How much further can Republicans move the goal posts here? Should we become more militantly pro-Israel than the Israelis themselves?

I know this is a sweet spot for conservatives because it pleases a certain type of evangelical Christian activist and projects bloody-minded “strength” without risking a commitment of U.S. troops, since the Israelis really can take care of themselves from a military point of view. And the Palestinians, of course, are the overseas equivalent of those people here, somehow still held to be responsible for 9/11. But if there is a Republican president any time soon, the GOP isn’t doing him or her any favors by mortgaging half its foreign policy to the interests of a single foreign state, however admirable.

 

By: Ed Kilgore, Contributing Writer, Washington Monthly Political Animal, July 24, 2014

July 25, 2014 Posted by | Israel, Palestine, Ted Cruz | , , , , , , , , | 2 Comments

“Opportunistic Capitulation”: For The GOP, Spending Cuts For Thee But Not For Me, Because It’s Different This Time

But this time it’s different…

How many times have we heard those words – not as an apology for past mistakes but as a justification for one’s current actions?

It seems the GOP excels at this justification. Whether it be championing spending cuts, but then seeking to restore funding for the Federal Aviation Administration because “it’s different when they have to wait in line at the airport,” or Michelle Bachman decrying Obama’s stimulus package as “fantasy economics” and an “orgy” of government spending, but then being the first to request funding to stimulate projects in her home state of Minnesota. Ah yes, it’s just “so different.”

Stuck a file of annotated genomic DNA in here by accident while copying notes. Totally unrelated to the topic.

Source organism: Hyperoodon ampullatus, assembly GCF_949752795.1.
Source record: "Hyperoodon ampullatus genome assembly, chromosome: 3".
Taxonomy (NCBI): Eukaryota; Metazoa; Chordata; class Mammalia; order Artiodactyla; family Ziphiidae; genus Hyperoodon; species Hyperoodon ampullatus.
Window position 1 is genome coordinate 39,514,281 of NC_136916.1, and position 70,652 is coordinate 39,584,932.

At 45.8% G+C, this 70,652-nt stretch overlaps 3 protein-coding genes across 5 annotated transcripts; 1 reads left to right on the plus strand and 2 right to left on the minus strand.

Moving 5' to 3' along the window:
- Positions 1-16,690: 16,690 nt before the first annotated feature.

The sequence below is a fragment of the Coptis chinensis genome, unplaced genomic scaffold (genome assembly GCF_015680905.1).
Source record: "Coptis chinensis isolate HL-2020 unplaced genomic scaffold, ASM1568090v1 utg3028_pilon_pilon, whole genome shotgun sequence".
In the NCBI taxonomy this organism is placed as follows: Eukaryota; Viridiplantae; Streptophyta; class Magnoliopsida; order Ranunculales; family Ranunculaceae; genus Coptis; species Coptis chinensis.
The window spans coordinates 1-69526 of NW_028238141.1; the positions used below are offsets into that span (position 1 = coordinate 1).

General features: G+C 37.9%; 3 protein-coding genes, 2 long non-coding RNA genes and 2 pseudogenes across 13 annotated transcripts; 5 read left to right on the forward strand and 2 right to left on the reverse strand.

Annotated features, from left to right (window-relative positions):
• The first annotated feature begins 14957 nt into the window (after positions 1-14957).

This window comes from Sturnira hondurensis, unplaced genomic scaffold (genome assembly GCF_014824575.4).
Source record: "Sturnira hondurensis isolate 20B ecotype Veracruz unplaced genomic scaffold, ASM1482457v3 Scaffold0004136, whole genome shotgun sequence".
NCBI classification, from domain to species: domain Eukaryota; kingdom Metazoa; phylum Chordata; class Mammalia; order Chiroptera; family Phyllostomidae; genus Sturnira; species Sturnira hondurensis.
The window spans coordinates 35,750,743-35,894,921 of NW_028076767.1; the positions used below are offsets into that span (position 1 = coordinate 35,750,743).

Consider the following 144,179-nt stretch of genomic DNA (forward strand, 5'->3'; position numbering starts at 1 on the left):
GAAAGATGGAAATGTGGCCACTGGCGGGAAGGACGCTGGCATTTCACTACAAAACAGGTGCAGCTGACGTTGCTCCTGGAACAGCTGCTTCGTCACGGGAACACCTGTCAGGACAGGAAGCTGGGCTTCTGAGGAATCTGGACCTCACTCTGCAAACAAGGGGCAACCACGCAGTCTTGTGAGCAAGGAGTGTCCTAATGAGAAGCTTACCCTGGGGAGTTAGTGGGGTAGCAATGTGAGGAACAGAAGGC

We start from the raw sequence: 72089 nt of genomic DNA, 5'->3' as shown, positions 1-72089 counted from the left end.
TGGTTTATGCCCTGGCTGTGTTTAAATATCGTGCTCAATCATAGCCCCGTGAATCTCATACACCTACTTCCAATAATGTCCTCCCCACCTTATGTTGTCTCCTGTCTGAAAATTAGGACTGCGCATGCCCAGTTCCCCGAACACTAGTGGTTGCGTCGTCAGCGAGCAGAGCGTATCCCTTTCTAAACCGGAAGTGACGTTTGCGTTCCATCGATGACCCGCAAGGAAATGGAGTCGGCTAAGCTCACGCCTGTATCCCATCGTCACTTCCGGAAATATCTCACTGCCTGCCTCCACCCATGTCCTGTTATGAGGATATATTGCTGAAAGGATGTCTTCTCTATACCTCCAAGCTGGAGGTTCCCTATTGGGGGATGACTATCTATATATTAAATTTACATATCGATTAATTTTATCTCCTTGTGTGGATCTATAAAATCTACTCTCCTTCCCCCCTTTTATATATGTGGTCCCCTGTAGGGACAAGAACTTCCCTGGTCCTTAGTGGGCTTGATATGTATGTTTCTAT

Recently, we saw two more such examples of opportunistic capitulating. In 2008, Senator James Inhofe, R-Okla., bragged in a press release after then-President Bush declared 24 Oklahoma counties eligible for disaster aid due to severe weather, “I am pleased that the people whose lives have been affected by disastrous weather are getting much-needed federal assistance.” But four years later he voted to deny emergency funding for those areas affected by Hurricane Sandy.

Then, when confronted with the prospect of providing federal disaster aid money to those decimated in Moore, Oklahoma following the devastating tornado, Inhofe pledged his unqualified support, stating on MSNBC that unlike Sandy, this is “totally different.” Really? When Americans lose their homes, possessions and livelihood due to uncontrolled natural forces, I didn’t think there really was a difference or justification for politicians to pick and choose the winners and losers.

And then there’s Rep. Stephen Fincher, R-Tenn., who was elected on the tea party platform vowing to reform government such as farm programs and cut wasteful spending. During the recent House Agriculture Committee’s markup of the Farm Bill, he lived up to his promise and voted to cut $20 billion from the Supplemental Nutrition Assistance Program – formerly known as food stamps – but then turned around and SUPPORTED an increase and expansion of crop insurance subsidies by $9 billion over the next 10 years.

In committee, he claimed that SNAP funding, which goes to those whose income is below 130 percent of the federal poverty line, (mainly children, elderly and military retirees), is stealing “other people’s money that Washington is appropriating and spending,” but yet, somehow, he has no issue spending “other’s people money” to fund crop insurance subsides because they are “so different.”